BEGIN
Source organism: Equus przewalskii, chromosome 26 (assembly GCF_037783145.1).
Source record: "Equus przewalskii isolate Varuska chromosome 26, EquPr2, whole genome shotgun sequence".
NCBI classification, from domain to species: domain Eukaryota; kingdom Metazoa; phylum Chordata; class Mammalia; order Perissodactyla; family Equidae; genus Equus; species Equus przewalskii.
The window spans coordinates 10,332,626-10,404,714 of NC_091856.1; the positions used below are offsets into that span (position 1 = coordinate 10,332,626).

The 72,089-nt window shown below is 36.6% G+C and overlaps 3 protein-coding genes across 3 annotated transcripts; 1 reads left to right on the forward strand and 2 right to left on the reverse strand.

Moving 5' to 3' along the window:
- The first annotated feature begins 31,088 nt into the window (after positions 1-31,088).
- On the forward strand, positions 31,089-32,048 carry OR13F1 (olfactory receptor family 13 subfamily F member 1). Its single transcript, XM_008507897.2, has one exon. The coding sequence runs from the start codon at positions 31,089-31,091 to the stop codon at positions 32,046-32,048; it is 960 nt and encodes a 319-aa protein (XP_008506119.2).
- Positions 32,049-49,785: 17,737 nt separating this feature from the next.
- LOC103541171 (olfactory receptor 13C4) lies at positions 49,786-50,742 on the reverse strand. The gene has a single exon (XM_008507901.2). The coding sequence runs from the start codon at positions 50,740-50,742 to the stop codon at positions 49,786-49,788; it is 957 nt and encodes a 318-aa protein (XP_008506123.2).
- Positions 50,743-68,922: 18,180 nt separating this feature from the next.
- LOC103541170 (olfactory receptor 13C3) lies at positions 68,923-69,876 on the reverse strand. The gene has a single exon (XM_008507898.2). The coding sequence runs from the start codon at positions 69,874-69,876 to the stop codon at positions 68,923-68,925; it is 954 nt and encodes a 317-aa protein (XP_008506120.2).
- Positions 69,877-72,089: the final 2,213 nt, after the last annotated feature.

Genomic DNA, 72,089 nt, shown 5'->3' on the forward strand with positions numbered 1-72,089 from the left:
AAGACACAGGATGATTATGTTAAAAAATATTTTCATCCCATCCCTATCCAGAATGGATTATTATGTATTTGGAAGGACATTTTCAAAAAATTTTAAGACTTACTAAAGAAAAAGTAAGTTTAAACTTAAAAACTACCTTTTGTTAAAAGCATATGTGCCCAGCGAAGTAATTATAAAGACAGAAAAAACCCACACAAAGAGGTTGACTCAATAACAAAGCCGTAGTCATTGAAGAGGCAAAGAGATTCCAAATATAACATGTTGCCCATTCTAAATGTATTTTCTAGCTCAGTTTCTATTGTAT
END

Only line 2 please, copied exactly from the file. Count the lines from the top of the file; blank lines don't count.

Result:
Source record: "Equus przewalskii isolate Varuska chromosome 26, EquPr2, whole genome shotgun sequence".